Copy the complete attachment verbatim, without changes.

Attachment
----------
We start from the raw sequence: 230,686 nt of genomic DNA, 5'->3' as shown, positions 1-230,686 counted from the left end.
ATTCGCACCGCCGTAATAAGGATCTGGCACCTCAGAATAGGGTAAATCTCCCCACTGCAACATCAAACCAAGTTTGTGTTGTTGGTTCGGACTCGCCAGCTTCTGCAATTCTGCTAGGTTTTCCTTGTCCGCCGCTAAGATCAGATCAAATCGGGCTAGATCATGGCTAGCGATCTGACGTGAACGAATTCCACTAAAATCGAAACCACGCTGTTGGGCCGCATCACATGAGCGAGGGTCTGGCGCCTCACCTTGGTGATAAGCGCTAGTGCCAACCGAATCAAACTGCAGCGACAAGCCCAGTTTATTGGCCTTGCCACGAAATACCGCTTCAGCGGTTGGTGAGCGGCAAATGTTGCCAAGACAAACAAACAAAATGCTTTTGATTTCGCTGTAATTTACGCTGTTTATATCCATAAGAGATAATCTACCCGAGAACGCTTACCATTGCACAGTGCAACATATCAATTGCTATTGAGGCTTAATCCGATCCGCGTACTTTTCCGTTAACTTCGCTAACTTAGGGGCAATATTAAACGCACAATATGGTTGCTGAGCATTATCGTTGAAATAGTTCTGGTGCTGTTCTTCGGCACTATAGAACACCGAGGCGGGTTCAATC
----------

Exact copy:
We start from the raw sequence: 230,686 nt of genomic DNA, 5'->3' as shown, positions 1-230,686 counted from the left end.
ATTCGCACCGCCGTAATAAGGATCTGGCACCTCAGAATAGGGTAAATCTCCCCACTGCAACATCAAACCAAGTTTGTGTTGTTGGTTCGGACTCGCCAGCTTCTGCAATTCTGCTAGGTTTTCCTTGTCCGCCGCTAAGATCAGATCAAATCGGGCTAGATCATGGCTAGCGATCTGACGTGAACGAATTCCACTAAAATCGAAACCACGCTGTTGGGCCGCATCACATGAGCGAGGGTCTGGCGCCTCACCTTGGTGATAAGCGCTAGTGCCAACCGAATCAAACTGCAGCGACAAGCCCAGTTTATTGGCCTTGCCACGAAATACCGCTTCAGCGGTTGGTGAGCGGCAAATGTTGCCAAGACAAACAAACAAAATGCTTTTGATTTCGCTGTAATTTACGCTGTTTATATCCATAAGAGATAATCTACCCGAGAACGCTTACCATTGCACAGTGCAACATATCAATTGCTATTGAGGCTTAATCCGATCCGCGTACTTTTCCGTTAACTTCGCTAACTTAGGGGCAATATTAAACGCACAATATGGTTGCTGAGCATTATCGTTGAAATAGTTCTGGTGCTGTTCTTCGGCACTATAGAACACCGAGGCGGGTTCAATC